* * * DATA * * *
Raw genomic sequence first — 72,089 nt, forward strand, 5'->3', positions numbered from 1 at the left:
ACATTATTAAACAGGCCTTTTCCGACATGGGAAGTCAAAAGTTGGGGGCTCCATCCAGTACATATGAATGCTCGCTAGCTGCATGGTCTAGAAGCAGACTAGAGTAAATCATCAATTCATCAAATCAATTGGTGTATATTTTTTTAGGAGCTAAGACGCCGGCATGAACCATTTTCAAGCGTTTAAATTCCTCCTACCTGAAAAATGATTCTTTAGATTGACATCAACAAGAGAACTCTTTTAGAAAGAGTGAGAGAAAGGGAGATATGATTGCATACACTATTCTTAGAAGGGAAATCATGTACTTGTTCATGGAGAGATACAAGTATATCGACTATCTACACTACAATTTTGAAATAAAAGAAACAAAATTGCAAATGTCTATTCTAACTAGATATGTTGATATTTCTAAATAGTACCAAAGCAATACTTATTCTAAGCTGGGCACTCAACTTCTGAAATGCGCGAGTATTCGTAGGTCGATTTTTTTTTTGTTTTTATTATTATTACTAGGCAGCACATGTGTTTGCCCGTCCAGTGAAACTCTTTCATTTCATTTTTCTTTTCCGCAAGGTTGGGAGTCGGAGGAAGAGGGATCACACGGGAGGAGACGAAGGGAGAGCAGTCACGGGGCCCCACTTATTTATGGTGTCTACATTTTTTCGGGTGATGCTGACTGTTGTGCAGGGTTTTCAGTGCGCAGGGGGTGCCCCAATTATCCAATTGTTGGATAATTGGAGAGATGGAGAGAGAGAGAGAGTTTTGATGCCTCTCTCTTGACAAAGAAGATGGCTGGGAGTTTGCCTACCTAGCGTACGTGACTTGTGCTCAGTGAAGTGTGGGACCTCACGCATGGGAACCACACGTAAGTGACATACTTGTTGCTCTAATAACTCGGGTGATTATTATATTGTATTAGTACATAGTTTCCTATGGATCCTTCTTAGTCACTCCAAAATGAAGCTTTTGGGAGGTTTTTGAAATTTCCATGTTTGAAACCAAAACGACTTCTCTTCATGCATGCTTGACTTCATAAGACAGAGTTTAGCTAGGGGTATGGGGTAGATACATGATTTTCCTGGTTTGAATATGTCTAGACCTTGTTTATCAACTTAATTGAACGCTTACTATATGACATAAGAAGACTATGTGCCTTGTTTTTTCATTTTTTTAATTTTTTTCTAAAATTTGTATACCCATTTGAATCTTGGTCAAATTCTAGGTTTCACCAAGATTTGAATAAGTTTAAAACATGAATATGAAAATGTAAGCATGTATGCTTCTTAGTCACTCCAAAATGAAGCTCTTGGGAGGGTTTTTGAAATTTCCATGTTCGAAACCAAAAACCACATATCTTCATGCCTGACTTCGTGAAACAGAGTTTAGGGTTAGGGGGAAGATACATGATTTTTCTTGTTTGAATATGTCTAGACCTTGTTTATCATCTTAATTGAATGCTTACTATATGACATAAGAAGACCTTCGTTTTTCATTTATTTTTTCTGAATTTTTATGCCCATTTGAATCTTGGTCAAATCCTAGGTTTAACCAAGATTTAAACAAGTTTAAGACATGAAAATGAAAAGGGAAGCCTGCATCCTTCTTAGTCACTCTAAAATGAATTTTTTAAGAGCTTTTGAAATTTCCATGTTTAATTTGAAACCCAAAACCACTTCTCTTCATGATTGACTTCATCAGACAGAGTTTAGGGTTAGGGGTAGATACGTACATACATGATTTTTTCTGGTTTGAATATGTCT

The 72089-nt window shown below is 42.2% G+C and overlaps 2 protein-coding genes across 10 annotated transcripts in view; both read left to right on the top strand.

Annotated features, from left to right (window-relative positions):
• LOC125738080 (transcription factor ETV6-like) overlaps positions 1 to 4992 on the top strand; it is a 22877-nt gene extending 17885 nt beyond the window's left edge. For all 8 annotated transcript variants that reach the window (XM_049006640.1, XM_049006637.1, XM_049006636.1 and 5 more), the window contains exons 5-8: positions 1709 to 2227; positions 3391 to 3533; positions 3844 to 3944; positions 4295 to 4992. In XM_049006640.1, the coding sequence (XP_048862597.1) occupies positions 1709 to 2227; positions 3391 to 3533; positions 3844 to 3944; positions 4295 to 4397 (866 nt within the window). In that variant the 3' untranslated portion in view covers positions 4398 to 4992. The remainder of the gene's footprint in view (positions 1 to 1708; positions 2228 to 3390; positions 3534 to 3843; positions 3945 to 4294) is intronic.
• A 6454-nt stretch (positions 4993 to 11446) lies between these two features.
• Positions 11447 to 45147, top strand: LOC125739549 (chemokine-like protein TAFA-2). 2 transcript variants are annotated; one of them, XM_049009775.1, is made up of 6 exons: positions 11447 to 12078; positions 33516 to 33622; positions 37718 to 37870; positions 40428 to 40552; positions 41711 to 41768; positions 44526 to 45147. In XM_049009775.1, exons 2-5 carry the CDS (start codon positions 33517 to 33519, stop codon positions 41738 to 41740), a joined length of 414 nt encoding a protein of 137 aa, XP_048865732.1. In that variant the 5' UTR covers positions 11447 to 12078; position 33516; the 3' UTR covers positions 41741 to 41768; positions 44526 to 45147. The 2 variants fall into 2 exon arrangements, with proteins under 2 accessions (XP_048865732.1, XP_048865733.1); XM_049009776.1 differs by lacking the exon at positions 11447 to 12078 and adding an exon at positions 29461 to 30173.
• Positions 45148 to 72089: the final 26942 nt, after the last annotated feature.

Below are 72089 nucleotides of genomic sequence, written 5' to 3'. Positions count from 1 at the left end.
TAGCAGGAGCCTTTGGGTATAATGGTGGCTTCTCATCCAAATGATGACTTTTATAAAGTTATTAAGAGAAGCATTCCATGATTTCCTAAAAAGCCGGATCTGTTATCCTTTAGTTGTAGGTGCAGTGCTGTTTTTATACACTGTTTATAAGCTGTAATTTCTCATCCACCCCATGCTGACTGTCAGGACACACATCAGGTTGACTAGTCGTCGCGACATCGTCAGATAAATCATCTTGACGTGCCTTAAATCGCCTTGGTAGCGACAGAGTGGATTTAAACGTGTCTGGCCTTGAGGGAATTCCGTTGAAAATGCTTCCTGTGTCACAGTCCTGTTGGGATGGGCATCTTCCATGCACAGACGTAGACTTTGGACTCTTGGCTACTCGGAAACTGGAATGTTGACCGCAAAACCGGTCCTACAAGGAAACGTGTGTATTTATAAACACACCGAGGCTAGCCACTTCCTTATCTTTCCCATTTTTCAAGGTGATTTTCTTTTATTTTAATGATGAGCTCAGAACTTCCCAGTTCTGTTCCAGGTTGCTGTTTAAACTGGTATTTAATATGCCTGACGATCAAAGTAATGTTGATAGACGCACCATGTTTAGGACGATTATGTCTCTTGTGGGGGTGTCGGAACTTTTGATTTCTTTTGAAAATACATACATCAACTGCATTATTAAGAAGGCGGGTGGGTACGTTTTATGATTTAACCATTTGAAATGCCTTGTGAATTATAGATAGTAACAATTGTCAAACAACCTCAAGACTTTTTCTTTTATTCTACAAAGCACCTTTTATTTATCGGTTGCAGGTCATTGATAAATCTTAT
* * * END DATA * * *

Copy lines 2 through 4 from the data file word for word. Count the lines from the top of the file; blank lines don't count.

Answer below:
ACATTATTAAACAGGCCTTTTCCGACATGGGAAGTCAAAAGTTGGGGGCTCCATCCAGTACATATGAATGCTCGCTAGCTGCATGGTCTAGAAGCAGACTAGAGTAAATCATCAATTCATCAAATCAATTGGTGTATATTTTTTTAGGAGCTAAGACGCCGGCATGAACCATTTTCAAGCGTTTAAATTCCTCCTACCTGAAAAATGATTCTTTAGATTGACATCAACAAGAGAACTCTTTTAGAAAGAGTGAGAGAAAGGGAGATATGATTGCATACACTATTCTTAGAAGGGAAATCATGTACTTGTTCATGGAGAGATACAAGTATATCGACTATCTACACTACAATTTTGAAATAAAAGAAACAAAATTGCAAATGTCTATTCTAACTAGATATGTTGATATTTCTAAATAGTACCAAAGCAATACTTATTCTAAGCTGGGCACTCAACTTCTGAAATGCGCGAGTATTCGTAGGTCGATTTTTTTTTTGTTTTTATTATTATTACTAGGCAGCACATGTGTTTGCCCGTCCAGTGAAACTCTTTCATTTCATTTTTCTTTTCCGCAAGGTTGGGAGTCGGAGGAAGAGGGATCACACGGGAGGAGACGAAGGGAGAGCAGTCACGGGGCCCCACTTATTTATGGTGTCTACATTTTTTCGGGTGATGCTGACTGTTGTGCAGGGTTTTCAGTGCGCAGGGGGTGCCCCAATTATCCAATTGTTGGATAATTGGAGAGATGGAGAGAGAGAGAGAGTTTTGATGCCTCTCTCTTGACAAAGAAGATGGCTGGGAGTTTGCCTACCTAGCGTACGTGACTTGTGCTCAGTGAAGTGTGGGACCTCACGCATGGGAACCACACGTAAGTGACATACTTGTTGCTCTAATAACTCGGGTGATTATTATATTGTATTAGTACATAGTTTCCTATGGATCCTTCTTAGTCACTCCAAAATGAAGCTTTTGGGAGGTTTTTGAAATTTCCATGTTTGAAACCAAAACGACTTCTCTTCATGCATGCTTGACTTCATAAGACAGAGTTTAGCTAGGGGTATGGGGTAGATACATGATTTTCCTGGTTTGAATATGTCTAGACCTTGTTTATCAACTTAATTGAACGCTTACTATATGACATAAGAAGACTATGTGCCTTGTTTTTTCATTTTTTTAATTTTTTTCTAAAATTTGTATACCCATTTGAATCTTGGTCAAATTCTAGGTTTCACCAAGATTTGAATAAGTTTAAAACATGAATATGAAAATGTAAGCATGTATGCTTCTTAGTCACTCCAAAATGAAGCTCTTGGGAGGGTTTTTGAAATTTCCATGTTCGAAACCAAAAACCACATATCTTCATGCCTGACTTCGTGAAACAGAGTTTAGGGTTAGGGGGAAGATACATGATTTTTCTTGTTTGAATATGTCTAGACCTTGTTTATCATCTTAATTGAATGCTTACTATATGACATAAGAAGACCTTCGTTTTTCATTTATTTTTTCTGAATTTTTATGCCCATTTGAATCTTGGTCAAATCCTAGGTTTAACCAAGATTTAAACAAGTTTAAGACATGAAAATGAAAAGGGAAGCCTGCATCCTTCTTAGTCACTCTAAAATGAATTTTTTAAGAGCTTTTGAAATTTCCATGTTTAATTTGAAACCCAAAACCACTTCTCTTCATGATTGACTTCATCAGACAGAGTTTAGGGTTAGGGGTAGATACGTACATACATGATTTTTTCTGGTTTGAATATGTCT

The 72089-nt window shown below is 42.2% G+C and overlaps 2 protein-coding genes across 10 annotated transcripts in view; both read left to right on the top strand.

Annotated features, from left to right (window-relative positions):